SATURDAY, OCTOBER 1, 2016

Improved methods for engineering therapeutic proteins into antibodies

Improved methods for engineering therapeutic proteins into antibodies | Courtesy of biology.usf.edu
A team of researchers from The Scripps Research Institute (TSRI) recently created a better way to engineer therapeutic proteins in antibodies, which would allow antibodies to persist against invading bacteria and viruses for longer periods of time.

Some proteins do not exist for long periods of time within the bloodstream. This means that these proteins are not effective for therapies, but scientists can build these into larger proteins, like antibodies, which will allow them to last longer and help the body’s immune response.

The new method creates millions of potential junction segments between the antibody host and the inserted protein. Designers chose the rare proteins that would fold and function normally with the inserted protein.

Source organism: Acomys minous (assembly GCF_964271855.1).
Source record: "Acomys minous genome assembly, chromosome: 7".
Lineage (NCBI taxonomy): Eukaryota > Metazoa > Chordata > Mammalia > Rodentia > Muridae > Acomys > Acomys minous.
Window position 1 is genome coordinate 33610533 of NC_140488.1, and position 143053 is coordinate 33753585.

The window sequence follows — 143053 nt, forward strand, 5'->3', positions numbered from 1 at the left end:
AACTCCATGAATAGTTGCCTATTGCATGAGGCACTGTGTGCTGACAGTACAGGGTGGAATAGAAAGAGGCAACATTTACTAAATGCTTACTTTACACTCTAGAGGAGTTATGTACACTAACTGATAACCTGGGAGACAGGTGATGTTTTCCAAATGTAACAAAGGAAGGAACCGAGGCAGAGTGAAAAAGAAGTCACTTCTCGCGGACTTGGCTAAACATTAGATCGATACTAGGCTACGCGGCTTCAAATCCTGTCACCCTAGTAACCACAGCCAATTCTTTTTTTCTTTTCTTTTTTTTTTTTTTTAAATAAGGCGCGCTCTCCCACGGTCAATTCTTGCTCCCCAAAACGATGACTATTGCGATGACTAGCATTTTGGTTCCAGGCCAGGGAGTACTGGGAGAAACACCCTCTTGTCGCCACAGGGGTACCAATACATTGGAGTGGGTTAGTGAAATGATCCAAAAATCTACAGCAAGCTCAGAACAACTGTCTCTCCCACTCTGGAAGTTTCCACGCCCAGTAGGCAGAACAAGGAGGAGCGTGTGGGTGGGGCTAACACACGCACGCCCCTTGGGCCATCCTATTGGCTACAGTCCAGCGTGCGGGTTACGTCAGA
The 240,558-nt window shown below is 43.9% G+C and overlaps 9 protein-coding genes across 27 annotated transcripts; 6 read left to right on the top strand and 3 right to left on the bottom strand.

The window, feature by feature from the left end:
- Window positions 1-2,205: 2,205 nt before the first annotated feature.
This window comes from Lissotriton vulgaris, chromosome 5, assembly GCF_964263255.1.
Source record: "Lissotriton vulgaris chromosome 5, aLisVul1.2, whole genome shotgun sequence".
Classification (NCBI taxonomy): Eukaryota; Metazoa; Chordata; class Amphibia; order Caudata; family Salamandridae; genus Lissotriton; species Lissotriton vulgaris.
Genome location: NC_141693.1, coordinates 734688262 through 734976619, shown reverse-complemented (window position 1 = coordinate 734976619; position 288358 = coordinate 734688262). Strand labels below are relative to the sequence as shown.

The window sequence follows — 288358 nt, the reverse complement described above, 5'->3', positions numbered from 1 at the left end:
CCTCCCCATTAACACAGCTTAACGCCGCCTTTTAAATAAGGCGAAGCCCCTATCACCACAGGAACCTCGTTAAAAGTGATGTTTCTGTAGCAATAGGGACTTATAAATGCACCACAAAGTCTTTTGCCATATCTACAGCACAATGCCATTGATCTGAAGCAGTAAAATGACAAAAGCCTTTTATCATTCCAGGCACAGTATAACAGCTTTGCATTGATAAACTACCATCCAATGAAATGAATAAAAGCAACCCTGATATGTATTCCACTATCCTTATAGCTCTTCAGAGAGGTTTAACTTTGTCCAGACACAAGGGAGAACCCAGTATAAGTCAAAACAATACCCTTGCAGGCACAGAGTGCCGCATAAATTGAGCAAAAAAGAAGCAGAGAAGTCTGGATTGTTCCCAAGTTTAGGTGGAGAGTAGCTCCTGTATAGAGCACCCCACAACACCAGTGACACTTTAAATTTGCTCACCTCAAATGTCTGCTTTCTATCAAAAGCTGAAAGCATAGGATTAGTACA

This technique will allow for new diagnostic and drug compounds, like hormone-based therapies.

“Unlike prior approaches to this design problem, ours is a selection-based method—and it’s hard to beat this approach, with its ability to harness the power of very large numbers,” Richard A. Lerner, senior investigator and the Lita Annenberg Hazen Professor of Immunochemistry at TSRI, said.

With this new process, essentially a measuring device is placed in the middle of the protein to determine if it's folded correctly, Lerner said.

“The kidneys and other organs clear it very rapidly,” Yingjie Peng, a staff scientist in the Lerner laboratory who was first author of the study with Wenwen Zeng of Friedman’s lab at Rockefeller, said. “But it could last much longer if it were part of a larger structure such as an antibody.”

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